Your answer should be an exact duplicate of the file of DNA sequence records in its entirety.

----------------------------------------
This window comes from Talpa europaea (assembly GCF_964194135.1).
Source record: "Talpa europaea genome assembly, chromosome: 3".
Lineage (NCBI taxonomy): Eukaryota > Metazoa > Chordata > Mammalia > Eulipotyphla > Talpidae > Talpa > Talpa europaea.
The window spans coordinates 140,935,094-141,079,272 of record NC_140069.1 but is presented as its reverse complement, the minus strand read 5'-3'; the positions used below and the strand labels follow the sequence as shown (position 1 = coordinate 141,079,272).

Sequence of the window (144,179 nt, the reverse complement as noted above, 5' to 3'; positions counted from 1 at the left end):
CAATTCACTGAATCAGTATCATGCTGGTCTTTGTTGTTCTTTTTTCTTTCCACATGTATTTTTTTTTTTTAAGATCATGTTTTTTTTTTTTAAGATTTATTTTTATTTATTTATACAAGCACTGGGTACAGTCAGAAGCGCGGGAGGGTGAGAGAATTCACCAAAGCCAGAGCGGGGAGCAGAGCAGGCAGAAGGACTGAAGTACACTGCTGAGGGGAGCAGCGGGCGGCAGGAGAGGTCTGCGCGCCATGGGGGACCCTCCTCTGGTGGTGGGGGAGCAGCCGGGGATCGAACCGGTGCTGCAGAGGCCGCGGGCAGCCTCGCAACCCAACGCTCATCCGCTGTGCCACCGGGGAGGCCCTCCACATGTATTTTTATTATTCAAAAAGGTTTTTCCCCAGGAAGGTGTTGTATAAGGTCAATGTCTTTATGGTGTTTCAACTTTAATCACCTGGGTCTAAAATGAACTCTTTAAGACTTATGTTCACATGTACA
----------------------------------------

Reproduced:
This window comes from Talpa europaea (assembly GCF_964194135.1).
Source record: "Talpa europaea genome assembly, chromosome: 3".
Lineage (NCBI taxonomy): Eukaryota > Metazoa > Chordata > Mammalia > Eulipotyphla > Talpidae > Talpa > Talpa europaea.
The window spans coordinates 140,935,094-141,079,272 of record NC_140069.1 but is presented as its reverse complement, the minus strand read 5'-3'; the positions used below and the strand labels follow the sequence as shown (position 1 = coordinate 141,079,272).

Sequence of the window (144,179 nt, the reverse complement as noted above, 5' to 3'; positions counted from 1 at the left end):
CAATTCACTGAATCAGTATCATGCTGGTCTTTGTTGTTCTTTTTTCTTTCCACATGTATTTTTTTTTTTTAAGATCATGTTTTTTTTTTTTAAGATTTATTTTTATTTATTTATACAAGCACTGGGTACAGTCAGAAGCGCGGGAGGGTGAGAGAATTCACCAAAGCCAGAGCGGGGAGCAGAGCAGGCAGAAGGACTGAAGTACACTGCTGAGGGGAGCAGCGGGCGGCAGGAGAGGTCTGCGCGCCATGGGGGACCCTCCTCTGGTGGTGGGGGAGCAGCCGGGGATCGAACCGGTGCTGCAGAGGCCGCGGGCAGCCTCGCAACCCAACGCTCATCCGCTGTGCCACCGGGGAGGCCCTCCACATGTATTTTTATTATTCAAAAAGGTTTTTCCCCAGGAAGGTGTTGTATAAGGTCAATGTCTTTATGGTGTTTCAACTTTAATCACCTGGGTCTAAAATGAACTCTTTAAGACTTATGTTCACATGTACA